Almost 50 per cent of buyers use technology to select suppliers

28 November 2011

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28 November 2011 | Adam Leach

Just under half of buyers are using technology to help them choose vendors with 48.4 per cent identifying it as a key use for IT, a survey has found.

Procurement Systems & Skills: Are we in balance?, published today by Edbury Daley, also found technology continues to be important once a preferred vendor has been selected. It reported that 45.3 per cent of buyers use it to help them find their best price while 18.8 per cent use it reach agreement on price. 

Analysing the findings, report authors of the survey, which was completed by 756 procurement professionals, said: “Perhaps this indicates a high reliance on e-auctions, which will be fine in more tactical market places but we would question their effectiveness in more strategic, value-based negotiations.”

In terms of the overall value provided to the business through procurement technology, the survey indicated that it helps to ensure people are better informed and the strategy is more cohesive. A total of 54.7 per cent said their business now “largely follows” the procurement process as a result of technology. Slightly more (57.8 per cent) said it had enabled them to improve management information, which has in turn resulted in better, timelier decisions.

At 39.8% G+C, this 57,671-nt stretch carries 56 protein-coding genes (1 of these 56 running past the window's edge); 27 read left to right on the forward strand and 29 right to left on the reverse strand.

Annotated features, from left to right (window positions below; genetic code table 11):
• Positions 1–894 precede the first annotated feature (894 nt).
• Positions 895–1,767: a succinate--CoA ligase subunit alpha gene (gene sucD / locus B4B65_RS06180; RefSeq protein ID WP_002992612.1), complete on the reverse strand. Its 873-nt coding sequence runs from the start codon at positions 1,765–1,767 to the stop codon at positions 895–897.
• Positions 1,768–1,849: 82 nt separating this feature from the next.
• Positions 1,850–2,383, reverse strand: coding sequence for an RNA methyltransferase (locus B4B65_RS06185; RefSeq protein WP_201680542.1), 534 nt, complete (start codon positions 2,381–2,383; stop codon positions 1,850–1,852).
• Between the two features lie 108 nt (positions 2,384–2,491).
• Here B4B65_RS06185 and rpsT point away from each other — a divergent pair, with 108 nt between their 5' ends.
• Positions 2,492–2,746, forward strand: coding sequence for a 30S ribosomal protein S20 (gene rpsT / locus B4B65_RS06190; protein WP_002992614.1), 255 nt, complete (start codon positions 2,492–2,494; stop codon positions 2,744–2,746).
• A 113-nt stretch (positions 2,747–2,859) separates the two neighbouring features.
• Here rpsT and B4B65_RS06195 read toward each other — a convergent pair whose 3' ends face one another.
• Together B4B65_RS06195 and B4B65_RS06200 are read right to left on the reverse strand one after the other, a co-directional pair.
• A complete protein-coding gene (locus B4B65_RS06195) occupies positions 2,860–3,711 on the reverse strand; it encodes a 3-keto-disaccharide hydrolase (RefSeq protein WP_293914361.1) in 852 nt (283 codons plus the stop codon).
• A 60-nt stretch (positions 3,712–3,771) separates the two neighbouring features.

However, its importance in more strategic areas was less pronounced with just a quarter of buyers identifying it as a strategic enabler. And 10.9 per cent of those surveyed said: “Systems generally create more ‘noise’ than ‘value’ for me.”

Speaking during a recent CPO Agenda webinar, Chris Campbell, commodity sourcing manager at HSBC, said in the case of spend technology, the key to maximising the benefits is collecting good data. He said: “Unless the data can be collected effectively then it’s not going to work.” In order to improve collection, he recommended sending out an example of the data required, so suppliers and stakeholders can see what format to provide it in.



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